10.1016/S0006-3207(02)00425-1

10.1016/S0006-3207(02)00425-1 1 <h5>Introduction</h5> A great deal of progress has been made in developing and refining techniques to identify representative systems of conservation areas- comprising both formal reserves and a variety of complementary off-reserve management approaches ( Pressey et al., 1993; Margules and Pressey, 2000; Possingham et al., 2000; Pressey and Cowling, 2001 ). However, in addition to representing biodiversity, a goal of establishing conservation areas should be the persistence of the species and processes they contain. This is achieved by excluding processes that threaten biodiversity ( Faith and Walker, 1996; Pressey et al., 1996 ) and by designing systems that support the population, ecological and evolutionary processes that maintain and generate biodiversity ( Smith et al., 1993; Balmford et al., 1998; Margules and Pressey, 2000 ). In addition to spatial considerations, achieving persistence requires the consideration of time over a wide range of scales. Surprisingly little attention has been given to many temporal phenomena in conservation planning. Perhaps the best developed aspect of temporal issues in planning has been the research and applications on population dynamics and persistence ( Soulé and Terborgh, 1999; Hanski and Ovaskainen, 2000; Reed et al., 2002 ). Other important processes have received much less http://www.deepdyve.com/assets/images/DeepDyve-Logo-lg.png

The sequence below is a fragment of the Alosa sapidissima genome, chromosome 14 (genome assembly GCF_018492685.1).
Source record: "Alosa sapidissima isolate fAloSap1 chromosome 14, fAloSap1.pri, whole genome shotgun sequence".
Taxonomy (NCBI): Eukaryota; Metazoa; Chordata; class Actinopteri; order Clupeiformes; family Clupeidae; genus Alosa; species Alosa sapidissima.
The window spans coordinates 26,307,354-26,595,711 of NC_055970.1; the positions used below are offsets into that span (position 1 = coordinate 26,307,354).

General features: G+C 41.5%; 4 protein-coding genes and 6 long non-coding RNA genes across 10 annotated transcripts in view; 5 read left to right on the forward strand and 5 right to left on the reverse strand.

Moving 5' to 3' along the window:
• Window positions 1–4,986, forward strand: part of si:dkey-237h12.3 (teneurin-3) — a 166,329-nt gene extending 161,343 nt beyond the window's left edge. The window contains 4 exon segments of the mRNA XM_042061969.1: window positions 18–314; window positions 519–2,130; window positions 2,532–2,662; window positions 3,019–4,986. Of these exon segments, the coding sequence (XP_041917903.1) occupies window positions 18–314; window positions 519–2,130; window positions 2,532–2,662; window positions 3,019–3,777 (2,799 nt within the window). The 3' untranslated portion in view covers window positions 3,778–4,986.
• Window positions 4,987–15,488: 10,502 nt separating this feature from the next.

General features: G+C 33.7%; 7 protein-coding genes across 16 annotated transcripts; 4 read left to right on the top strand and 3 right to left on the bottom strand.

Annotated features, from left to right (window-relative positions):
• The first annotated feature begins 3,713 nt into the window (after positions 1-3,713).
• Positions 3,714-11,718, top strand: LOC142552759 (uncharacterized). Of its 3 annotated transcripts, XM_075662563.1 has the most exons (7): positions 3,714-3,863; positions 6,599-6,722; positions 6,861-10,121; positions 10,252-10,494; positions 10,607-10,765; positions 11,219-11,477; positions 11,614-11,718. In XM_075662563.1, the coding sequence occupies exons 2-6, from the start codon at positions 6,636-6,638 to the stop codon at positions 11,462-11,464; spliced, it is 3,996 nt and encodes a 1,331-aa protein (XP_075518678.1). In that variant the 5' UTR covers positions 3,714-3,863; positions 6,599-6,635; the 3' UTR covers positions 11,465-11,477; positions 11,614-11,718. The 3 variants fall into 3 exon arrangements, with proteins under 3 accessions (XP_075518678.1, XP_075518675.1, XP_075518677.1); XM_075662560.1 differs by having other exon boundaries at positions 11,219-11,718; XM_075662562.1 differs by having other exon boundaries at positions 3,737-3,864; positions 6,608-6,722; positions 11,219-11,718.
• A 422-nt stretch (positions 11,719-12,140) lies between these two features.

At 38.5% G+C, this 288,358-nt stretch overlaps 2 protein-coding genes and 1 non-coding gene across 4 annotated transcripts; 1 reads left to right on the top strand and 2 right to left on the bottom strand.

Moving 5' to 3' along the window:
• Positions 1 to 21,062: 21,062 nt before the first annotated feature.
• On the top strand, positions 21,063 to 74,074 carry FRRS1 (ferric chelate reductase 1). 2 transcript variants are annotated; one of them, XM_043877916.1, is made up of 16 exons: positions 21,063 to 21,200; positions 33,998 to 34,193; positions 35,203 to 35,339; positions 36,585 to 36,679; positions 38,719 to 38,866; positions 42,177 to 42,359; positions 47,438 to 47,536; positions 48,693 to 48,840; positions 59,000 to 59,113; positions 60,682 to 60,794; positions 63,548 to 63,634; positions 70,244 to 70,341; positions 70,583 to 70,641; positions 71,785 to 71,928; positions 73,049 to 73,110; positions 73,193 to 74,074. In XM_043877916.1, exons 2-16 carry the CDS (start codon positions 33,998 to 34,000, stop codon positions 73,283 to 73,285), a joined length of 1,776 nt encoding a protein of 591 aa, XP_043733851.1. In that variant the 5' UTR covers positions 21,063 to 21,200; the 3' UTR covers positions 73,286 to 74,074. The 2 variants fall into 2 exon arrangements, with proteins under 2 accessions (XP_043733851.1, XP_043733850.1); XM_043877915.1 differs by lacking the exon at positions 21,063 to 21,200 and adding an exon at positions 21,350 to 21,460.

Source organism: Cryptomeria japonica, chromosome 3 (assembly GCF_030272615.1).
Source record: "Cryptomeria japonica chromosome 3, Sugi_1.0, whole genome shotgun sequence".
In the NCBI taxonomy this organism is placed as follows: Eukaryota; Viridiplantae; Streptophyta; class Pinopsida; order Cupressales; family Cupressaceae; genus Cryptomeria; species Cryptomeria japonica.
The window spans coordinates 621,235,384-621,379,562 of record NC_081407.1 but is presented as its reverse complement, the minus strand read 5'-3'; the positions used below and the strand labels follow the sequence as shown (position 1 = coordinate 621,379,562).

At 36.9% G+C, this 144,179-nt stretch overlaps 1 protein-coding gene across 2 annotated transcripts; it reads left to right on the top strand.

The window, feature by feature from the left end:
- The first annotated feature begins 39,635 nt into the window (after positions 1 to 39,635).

10.1016/S0006-3207(02)00425-1

Elsevier — Jun 11, 2020

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Abstract

1 <h5>Introduction</h5> A great deal of progress has been made in developing and refining techniques to identify representative systems of conservation areas- comprising both formal reserves and a variety of complementary off-reserve management approaches ( Pressey et al., 1993; Margules and Pressey, 2000; Possingham et al., 2000; Pressey and Cowling, 2001 ). However, in addition to representing biodiversity, a goal of establishing conservation areas should be the persistence of the species and processes they contain. This is achieved by excluding processes that threaten biodiversity ( Faith and Walker, 1996; Pressey et al., 1996 ) and by designing systems that support the population, ecological and evolutionary processes that maintain and generate biodiversity ( Smith et al., 1993; Balmford et al., 1998; Margules and Pressey, 2000 ). In addition to spatial considerations, achieving persistence requires the consideration of time over a wide range of scales. Surprisingly little attention has been given to many temporal phenomena in conservation planning. Perhaps the best developed aspect of temporal issues in planning has been the research and applications on population dynamics and persistence ( Soulé and Terborgh, 1999; Hanski and Ovaskainen, 2000; Reed et al., 2002 ). Other important processes have received much less

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